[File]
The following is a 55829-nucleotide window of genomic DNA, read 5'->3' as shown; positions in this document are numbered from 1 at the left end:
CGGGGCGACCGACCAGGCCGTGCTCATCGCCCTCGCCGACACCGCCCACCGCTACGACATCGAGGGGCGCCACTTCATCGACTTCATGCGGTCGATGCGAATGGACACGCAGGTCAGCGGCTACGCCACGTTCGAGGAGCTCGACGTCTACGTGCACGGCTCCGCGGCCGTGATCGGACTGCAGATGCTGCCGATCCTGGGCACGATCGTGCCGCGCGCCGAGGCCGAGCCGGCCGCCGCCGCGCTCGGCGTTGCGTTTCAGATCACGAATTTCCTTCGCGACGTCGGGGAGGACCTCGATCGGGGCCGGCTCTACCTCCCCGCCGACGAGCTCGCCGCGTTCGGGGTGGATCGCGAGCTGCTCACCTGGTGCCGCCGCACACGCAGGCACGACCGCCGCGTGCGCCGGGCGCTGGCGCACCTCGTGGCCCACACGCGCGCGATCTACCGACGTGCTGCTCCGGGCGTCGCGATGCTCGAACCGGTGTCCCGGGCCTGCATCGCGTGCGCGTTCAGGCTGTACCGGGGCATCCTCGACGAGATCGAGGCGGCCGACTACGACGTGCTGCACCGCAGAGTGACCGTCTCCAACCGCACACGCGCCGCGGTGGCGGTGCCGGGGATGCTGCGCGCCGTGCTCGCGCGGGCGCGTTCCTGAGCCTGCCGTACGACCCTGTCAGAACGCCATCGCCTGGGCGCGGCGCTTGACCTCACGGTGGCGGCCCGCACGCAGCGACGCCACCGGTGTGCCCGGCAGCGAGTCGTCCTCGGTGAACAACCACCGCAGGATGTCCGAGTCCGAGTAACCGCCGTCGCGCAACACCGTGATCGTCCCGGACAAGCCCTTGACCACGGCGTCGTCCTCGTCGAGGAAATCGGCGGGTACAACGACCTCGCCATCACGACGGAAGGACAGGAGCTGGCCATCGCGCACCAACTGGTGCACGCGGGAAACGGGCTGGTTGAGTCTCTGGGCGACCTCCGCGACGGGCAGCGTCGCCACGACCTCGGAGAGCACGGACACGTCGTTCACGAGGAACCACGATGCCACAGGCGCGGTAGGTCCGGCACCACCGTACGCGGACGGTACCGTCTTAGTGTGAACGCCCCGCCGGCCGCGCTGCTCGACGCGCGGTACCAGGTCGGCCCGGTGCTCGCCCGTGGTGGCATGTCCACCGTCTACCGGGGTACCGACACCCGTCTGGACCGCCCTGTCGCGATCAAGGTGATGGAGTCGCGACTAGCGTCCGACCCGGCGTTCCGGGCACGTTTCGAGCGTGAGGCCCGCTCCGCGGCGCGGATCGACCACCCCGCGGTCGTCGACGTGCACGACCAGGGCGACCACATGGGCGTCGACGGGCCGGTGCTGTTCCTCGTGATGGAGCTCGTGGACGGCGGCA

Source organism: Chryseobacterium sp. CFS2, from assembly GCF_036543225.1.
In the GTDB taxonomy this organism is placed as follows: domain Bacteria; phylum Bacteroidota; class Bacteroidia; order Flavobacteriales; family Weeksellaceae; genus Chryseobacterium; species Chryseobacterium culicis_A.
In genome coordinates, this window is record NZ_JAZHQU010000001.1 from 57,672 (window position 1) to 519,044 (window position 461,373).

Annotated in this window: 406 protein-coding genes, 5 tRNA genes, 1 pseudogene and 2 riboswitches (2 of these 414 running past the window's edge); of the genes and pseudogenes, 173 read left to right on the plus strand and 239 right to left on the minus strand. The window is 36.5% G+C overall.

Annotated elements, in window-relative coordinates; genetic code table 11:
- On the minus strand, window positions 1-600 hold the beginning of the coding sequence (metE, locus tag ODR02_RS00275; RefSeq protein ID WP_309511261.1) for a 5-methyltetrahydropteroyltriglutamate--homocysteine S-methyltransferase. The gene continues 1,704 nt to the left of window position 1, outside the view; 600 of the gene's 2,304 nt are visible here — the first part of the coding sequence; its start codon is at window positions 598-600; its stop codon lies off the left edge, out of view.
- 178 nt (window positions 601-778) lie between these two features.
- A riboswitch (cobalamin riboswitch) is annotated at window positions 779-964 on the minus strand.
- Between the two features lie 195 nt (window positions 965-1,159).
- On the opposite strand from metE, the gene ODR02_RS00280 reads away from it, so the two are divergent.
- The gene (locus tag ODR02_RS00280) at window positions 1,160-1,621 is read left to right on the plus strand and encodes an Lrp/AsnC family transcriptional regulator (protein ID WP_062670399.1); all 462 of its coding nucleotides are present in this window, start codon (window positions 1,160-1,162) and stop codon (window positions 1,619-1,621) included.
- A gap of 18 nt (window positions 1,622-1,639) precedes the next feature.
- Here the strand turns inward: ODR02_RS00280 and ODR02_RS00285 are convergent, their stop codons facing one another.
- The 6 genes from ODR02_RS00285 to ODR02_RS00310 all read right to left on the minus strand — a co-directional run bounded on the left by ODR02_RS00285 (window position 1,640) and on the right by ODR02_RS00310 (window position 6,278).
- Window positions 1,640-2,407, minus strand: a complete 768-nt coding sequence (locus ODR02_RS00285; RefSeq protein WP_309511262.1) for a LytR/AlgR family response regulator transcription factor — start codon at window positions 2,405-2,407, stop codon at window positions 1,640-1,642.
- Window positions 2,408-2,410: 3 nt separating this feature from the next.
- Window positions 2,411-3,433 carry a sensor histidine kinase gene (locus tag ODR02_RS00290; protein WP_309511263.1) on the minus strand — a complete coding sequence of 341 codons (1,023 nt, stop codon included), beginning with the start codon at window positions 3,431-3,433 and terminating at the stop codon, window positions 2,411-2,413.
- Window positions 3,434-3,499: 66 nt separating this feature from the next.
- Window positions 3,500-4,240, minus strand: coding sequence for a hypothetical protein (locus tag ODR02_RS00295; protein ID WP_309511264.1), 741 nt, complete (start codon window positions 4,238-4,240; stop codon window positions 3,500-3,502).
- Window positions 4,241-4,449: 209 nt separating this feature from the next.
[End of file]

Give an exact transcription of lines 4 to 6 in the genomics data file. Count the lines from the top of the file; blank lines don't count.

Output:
In the GTDB taxonomy this organism is placed as follows: domain Bacteria; phylum Bacteroidota; class Bacteroidia; order Flavobacteriales; family Weeksellaceae; genus Chryseobacterium; species Chryseobacterium culicis_A.
In genome coordinates, this window is record NZ_JAZHQU010000001.1 from 57,672 (window position 1) to 519,044 (window position 461,373).

Annotated in this window: 406 protein-coding genes, 5 tRNA genes, 1 pseudogene and 2 riboswitches (2 of these 414 running past the window's edge); of the genes and pseudogenes, 173 read left to right on the plus strand and 239 right to left on the minus strand. The window is 36.5% G+C overall.